The World's Newest Countries Since 1990

Mount Ararat and Yerevan viewed from Cascade at sunrise, Yerevan, Armenia, Central Asia, Asia
Armenia. G&M Therin-Weise/Getty Images

Since the year 1990, 34 new countries have been created, many as a result of the dissolution of the U.S.S.R. and Yugoslavia in the early 1990s. Others became new countries as a result of anticolonial and independence movements, including Eritrea and East Timor.

Union of Soviet Socialist Republics

Fifteen new countries became independent when the Union of Soviet Socialist Republics (U.S.S.R.) dissolved in 1991. Most of these countries declared independence a few months before the Soviet Union officially collapsed:

  1. Armenia
  2. Azerbaijan
  3. Belarus
  4. Estonia
  5. Georgia
  6. Kazakhstan
  7. Kyrgyzstan
  8. Latvia
  9. Lithuania
  10. Moldova
  11. Russia
  12. Tajikistan
  13. Turkmenistan
  14. Ukraine
  15. Uzbekistan

Former Yugoslavia

Yugoslavia dissolved in the early 1990s into five independent countries:

  • June 25, 1991: Croatia and Slovenia
  • September 8, 1991: Macedonia (officially The Former Yugoslav Republic of Macedonia) declared independence on this date, but wasn't recognized by the United Nations until 1993 and the United States and Russia until February of 1994.
  • February 29, 1992: Bosnia and Herzegovina
  • April 17, 1992: Serbia and Montenegro, also known as the Federal Republic of Yugoslavia

Other New Countries

Thirteen other countries became independent through a variety of circumstances, including independence movements:

  • March 21, 1990: Namibia became independent of South Africa. Previously, Namibia was known as South West Africa when the latter was officially a German territory.
  • May 22, 1990: North and South Yemen merged to form a unified Yemen.
  • October 3, 1990: East Germany and West Germany merged to form a unified Germany after the fall of the Iron Curtain.
  • September 17, 1991: The Marshall Islands was part of the Trust Territory of Pacific Islands (administered by the United States) and gained independence as a former colony. On this date, Micronesia, previously known as the Caroline Islands, also became independent from the United States.
  • January 1, 1993: The Czech Republic and Slovakia became independent nations when Czechoslovakia dissolved. The peaceful separation was also known as the Velvet Divorce, after the Velvet Revolution which had led to the end of communist rule in Czechoslovakia.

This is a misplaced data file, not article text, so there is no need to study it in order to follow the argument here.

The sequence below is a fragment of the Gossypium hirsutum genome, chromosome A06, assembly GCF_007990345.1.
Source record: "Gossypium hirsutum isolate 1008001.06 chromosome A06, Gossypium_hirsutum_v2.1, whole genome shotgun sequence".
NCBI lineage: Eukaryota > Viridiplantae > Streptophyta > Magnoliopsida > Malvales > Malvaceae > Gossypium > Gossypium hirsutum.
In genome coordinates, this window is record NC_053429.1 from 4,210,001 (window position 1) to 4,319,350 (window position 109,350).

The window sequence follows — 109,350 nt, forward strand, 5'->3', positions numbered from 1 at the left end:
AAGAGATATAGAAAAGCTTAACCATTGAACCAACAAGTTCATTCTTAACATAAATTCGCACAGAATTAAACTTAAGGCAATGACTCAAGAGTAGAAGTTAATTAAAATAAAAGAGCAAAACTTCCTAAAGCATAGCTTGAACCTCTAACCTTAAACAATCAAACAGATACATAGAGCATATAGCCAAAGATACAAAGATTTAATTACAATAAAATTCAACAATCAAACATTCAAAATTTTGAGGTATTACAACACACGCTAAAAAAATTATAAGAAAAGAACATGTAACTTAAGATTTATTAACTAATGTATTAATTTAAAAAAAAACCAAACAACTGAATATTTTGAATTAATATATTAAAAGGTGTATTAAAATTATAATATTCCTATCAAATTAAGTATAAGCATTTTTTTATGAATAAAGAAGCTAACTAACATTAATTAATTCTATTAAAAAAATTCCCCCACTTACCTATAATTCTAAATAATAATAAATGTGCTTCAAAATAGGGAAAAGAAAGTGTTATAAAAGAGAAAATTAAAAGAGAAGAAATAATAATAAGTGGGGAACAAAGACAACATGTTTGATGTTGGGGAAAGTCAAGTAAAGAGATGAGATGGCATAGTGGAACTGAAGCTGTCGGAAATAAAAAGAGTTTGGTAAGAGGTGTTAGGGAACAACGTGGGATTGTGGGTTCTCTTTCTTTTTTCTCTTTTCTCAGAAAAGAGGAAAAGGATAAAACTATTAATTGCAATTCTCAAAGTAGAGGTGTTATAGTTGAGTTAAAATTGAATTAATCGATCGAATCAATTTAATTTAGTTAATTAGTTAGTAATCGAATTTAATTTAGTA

• May 25, 1993: Eritrea, which was part of Ethiopia, seceded and gained independence. The two nations later became involved in a violent war over disputed territory. A peace agreement was reached in 2018.
  • October 1, 1994: Palau was part of the Trust Territory of Pacific Islands (administered by the United States) and gained independence as a former colony.
  • May 20, 2002: East Timor (Timor-Leste) declared independence from Portugal in 1975 but did not become independent from Indonesia until 2002.
  • June 3, 2006: Montenegro was part of Serbia and Montenegro (also known as Yugoslavia) but gained independence after a referendum. Two days later, Serbia became its own entity after Montenegro split.
  • February 17, 2008: Kosovo unilaterally declared independence from Serbia. The representatives of the Kosovo people unanimously agreed that the country would be independent of​ Serbia despite the objections of eleven representatives of the Serbian minority.
  • July 9, 2011: South Sudan peacefully seceded from Sudan following a January 2011 referendum. Sudan had been the site of two civil wars, and the referendum received near unanimous approval.
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Your Citation
Rosenberg, Matt. "The World's Newest Countries Since 1990." ThoughtCo, Aug. 27, 2020, Rosenberg, Matt. (2020, August 27). The World's Newest Countries Since 1990. Retrieved from Rosenberg, Matt. "The World's Newest Countries Since 1990." ThoughtCo. (accessed March 26, 2023).

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